Tahini Lemon Glaze, to Drizzle on Everything

Fall / Winter

In my infinite quest of banana bread experiments... I was feeling overly ambitious (read: overly confident) in the kitchen one day. I grabbed a few ripening bananas off the counter, and set off to make a "healthy" baked good that I could justify eating as a balanced breakfast. The only sweetener was said bananas, with a mix favoring more seeds and nuts than flour. Although I wasn't aiming for sweet, I took a bit of one as it was, and they needed a kick of something to just kick it up a notch.

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Staying true to the seed theme, I whipped up the easiest recipe I'll ever post on here: a Sesame Lemon Glaze. It's quick. It's bright. It's delicious. It has protein, it has vitamin c and, if you're using local honey, it has immune boosting powers. Ok, so maybe that's all reaching a bit on the health side, but bottom line: it's delicious. You'll want to drizzle it over all sorts of baked goods, breakfast bowls, or some fruit.

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INGREDIENTS //

Approx servings: enough to glaze a 9" cake, standard loaf, or 6 muffins

IN A MEDIUM BOWL
1/2 cup Tahini (see options below)
4-8 tbsp honey (depending on your sweet tooth-ness)*
juice of 2 lemons

DIRECTIONS //

  1. Start by adding only 4 tablespoons of the honey (if crystalized in your pantry, see note below), and juice of one lemon, to integrate the liquid slowly and avoid slopping around. 
  2. As it becomes a more creamy consistency, continue to add lemon juice, and honey to desired sweetness.
  3. Drizzle over anything!
  4. Store covered in the refrigerator for a week, if you even have any leftover. ;)

*HONEY
If your honey has caramelized, place jar in a pot of warm water, set heat to medium-low and stir until crystals dissolve. The most important thing is to not heat it too much or too quickly, to avoid stripping it of some of it's nutrients, and to not let it cool down too quickly either, to prevent re-crystallization.


TAHINI - Homemade
1 cup hulled white sesame seeds**
3-4 tbsp neutral-falvored oil (grapeseed or canola)
pinch of salt

DIRECTIONS //

  1. OPTIONAL - If you want to bring out a nuttier flavor, toast your sesame seeds over a dry large pan stirring constantly over medium low heat until fragrant and lightly brown. DO keep an eye on the seeds, their tiny size can easily get them too toasty! Let cool before next step.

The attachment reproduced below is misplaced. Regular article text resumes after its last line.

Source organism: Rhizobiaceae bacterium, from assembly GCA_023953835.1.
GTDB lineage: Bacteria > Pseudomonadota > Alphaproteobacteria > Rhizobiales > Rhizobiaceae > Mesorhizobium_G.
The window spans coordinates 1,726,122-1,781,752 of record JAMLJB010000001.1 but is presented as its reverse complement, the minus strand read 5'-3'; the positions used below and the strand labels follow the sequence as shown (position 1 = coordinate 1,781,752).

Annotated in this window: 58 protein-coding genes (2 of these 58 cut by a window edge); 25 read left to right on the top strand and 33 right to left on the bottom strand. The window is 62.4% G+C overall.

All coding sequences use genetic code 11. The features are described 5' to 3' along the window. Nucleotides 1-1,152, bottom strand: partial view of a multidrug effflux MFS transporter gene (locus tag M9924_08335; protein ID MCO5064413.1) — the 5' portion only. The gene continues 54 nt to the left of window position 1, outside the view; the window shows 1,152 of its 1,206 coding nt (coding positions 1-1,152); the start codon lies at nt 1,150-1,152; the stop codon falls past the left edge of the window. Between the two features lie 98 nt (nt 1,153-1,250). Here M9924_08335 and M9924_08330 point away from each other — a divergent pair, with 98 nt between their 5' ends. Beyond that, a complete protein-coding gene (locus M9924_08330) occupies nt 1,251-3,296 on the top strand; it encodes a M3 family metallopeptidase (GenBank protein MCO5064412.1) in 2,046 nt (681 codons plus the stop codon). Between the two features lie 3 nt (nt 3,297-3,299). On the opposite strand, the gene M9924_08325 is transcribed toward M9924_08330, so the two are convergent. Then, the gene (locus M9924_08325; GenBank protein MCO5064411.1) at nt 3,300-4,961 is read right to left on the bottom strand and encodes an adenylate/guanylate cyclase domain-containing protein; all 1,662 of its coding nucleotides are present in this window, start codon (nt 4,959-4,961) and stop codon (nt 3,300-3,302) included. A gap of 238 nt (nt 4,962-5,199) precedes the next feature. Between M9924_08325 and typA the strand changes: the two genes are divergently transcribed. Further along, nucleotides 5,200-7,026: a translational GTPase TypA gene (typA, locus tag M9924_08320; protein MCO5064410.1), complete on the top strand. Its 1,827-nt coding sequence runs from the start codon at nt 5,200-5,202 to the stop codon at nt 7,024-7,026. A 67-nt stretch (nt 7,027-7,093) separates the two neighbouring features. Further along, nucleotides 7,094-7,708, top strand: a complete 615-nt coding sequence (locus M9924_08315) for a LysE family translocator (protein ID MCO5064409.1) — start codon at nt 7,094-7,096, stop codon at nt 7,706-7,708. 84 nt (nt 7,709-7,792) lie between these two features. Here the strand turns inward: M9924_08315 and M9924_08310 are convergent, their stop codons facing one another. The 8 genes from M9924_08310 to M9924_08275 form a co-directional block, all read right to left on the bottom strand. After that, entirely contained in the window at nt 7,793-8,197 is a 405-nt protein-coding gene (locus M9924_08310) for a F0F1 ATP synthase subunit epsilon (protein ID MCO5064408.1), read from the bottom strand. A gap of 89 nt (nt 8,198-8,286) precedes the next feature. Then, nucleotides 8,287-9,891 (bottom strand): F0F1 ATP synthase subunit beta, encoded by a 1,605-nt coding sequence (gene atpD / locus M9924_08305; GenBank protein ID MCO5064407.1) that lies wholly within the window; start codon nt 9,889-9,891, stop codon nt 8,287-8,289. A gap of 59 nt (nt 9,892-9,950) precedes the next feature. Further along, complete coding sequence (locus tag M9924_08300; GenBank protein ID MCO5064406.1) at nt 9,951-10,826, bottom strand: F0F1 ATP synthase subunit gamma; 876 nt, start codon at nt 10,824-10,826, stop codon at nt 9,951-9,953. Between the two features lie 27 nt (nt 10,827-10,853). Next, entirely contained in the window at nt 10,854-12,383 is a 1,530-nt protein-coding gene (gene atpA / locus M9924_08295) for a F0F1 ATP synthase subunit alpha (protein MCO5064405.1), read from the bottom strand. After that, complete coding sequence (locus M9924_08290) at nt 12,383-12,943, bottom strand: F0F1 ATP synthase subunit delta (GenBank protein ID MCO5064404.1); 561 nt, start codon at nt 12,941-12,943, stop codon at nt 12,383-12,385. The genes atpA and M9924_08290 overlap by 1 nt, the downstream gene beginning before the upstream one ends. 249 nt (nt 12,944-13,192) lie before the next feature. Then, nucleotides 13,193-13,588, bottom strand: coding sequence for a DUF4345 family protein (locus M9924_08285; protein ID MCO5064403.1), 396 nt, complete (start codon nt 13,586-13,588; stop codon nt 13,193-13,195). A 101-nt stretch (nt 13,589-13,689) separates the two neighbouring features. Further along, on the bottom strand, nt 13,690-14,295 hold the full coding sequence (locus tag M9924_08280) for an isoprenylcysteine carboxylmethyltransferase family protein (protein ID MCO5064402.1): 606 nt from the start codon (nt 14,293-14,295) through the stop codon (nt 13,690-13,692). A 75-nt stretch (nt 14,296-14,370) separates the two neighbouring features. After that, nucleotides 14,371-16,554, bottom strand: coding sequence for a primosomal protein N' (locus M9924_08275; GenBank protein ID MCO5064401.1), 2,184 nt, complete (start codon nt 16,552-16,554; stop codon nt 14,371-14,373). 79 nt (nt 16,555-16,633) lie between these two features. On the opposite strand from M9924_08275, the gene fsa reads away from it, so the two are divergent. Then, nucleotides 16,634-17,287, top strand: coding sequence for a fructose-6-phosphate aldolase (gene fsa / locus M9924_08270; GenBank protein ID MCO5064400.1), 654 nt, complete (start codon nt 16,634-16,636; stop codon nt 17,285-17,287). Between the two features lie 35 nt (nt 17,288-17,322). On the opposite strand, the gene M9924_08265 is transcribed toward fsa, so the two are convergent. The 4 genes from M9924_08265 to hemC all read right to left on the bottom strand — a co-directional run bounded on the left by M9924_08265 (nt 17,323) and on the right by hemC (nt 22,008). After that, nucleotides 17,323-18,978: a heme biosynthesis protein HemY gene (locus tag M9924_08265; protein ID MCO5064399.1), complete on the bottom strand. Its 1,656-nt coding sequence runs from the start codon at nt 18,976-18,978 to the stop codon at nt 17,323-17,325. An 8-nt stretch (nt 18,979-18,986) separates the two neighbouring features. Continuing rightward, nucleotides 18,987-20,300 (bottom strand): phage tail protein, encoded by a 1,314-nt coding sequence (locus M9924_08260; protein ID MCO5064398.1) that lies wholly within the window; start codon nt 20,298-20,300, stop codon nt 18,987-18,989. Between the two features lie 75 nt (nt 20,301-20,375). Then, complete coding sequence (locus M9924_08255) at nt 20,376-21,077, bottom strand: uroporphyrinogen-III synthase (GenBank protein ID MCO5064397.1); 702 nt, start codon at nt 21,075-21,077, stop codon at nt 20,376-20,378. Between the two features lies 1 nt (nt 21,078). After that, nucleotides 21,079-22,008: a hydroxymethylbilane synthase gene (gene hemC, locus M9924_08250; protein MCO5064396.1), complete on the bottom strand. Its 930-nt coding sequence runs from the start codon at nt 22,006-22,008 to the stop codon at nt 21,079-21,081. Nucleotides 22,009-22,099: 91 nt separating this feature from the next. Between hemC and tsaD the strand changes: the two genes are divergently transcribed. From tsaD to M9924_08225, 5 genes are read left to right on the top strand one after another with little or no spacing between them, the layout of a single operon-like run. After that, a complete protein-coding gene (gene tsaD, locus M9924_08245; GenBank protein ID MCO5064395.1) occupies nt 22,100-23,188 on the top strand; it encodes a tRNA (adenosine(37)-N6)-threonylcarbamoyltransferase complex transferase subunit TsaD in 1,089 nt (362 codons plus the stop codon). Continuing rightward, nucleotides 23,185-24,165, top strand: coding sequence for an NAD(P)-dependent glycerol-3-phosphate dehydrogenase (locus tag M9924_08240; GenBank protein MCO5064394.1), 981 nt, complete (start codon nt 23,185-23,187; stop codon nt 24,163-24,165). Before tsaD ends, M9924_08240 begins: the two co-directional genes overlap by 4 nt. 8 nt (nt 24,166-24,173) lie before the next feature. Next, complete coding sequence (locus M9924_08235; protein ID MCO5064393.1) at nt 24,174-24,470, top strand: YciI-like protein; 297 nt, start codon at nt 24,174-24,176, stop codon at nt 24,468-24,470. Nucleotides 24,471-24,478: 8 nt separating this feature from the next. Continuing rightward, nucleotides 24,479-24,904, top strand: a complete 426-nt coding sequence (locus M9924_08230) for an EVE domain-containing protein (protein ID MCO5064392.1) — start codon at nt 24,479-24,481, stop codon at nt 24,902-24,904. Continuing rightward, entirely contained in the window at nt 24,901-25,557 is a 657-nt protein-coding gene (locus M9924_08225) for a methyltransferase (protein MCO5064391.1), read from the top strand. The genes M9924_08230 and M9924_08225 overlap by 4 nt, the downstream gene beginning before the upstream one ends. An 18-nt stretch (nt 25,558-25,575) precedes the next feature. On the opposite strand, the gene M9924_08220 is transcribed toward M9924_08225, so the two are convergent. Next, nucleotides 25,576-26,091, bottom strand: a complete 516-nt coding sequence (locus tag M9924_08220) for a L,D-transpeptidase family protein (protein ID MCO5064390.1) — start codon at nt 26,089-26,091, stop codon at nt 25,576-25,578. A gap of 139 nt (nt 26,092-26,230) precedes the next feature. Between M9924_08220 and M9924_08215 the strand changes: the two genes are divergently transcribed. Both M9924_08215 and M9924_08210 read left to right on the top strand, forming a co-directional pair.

2. Using a food processor, add the sesame seeds and blend them until finely ground, about 30 seconds or so.
  3. Add 2 to 3 tablespoons of the oil, and process until it becomes a smoother paste. Pause to scrape down sides as needed. The consistency should be evenly smooth, and similar to the consistency of runny honey. If necessary, add the remaining tablespoon of oil. (Unless you want a creamier/ thicker consistency to spread over toast..)
  4. Once smooth, add salt to taste, processing a few seconds more to incorporate.
  5. Store tahini covered in the refrigerator for one month. If it separates over time, that's normal, simply re-stir.
     

TAHINI - Store Bought
There are many tahini options out there. The main thing to look at is whether the sole ingredient is sesame seed, from a single source... as opposed to brands that use a blend of sesame from many places; in that regard, it's awesome if the label says where it's made, rather than where it was packed. Avoid brands containing added salt, oil, sugar, or coloring.

Tahini made from unhulled seeds makes for a more bitter, grittier tahini. The darker, more roasted seeds result in smokier, bolder-tasting or even sometimes bitter tahini.

If you're feeling splurgy, or lazy, my two favorite brands to have on hand in the pantry are: Seed + Mill, and Soom. Both are organic, offer an unhulled version, made with the "golden standard" of sesame seeds from one single origin: northwest Ethiopia (their seeds known as the white humera variety).

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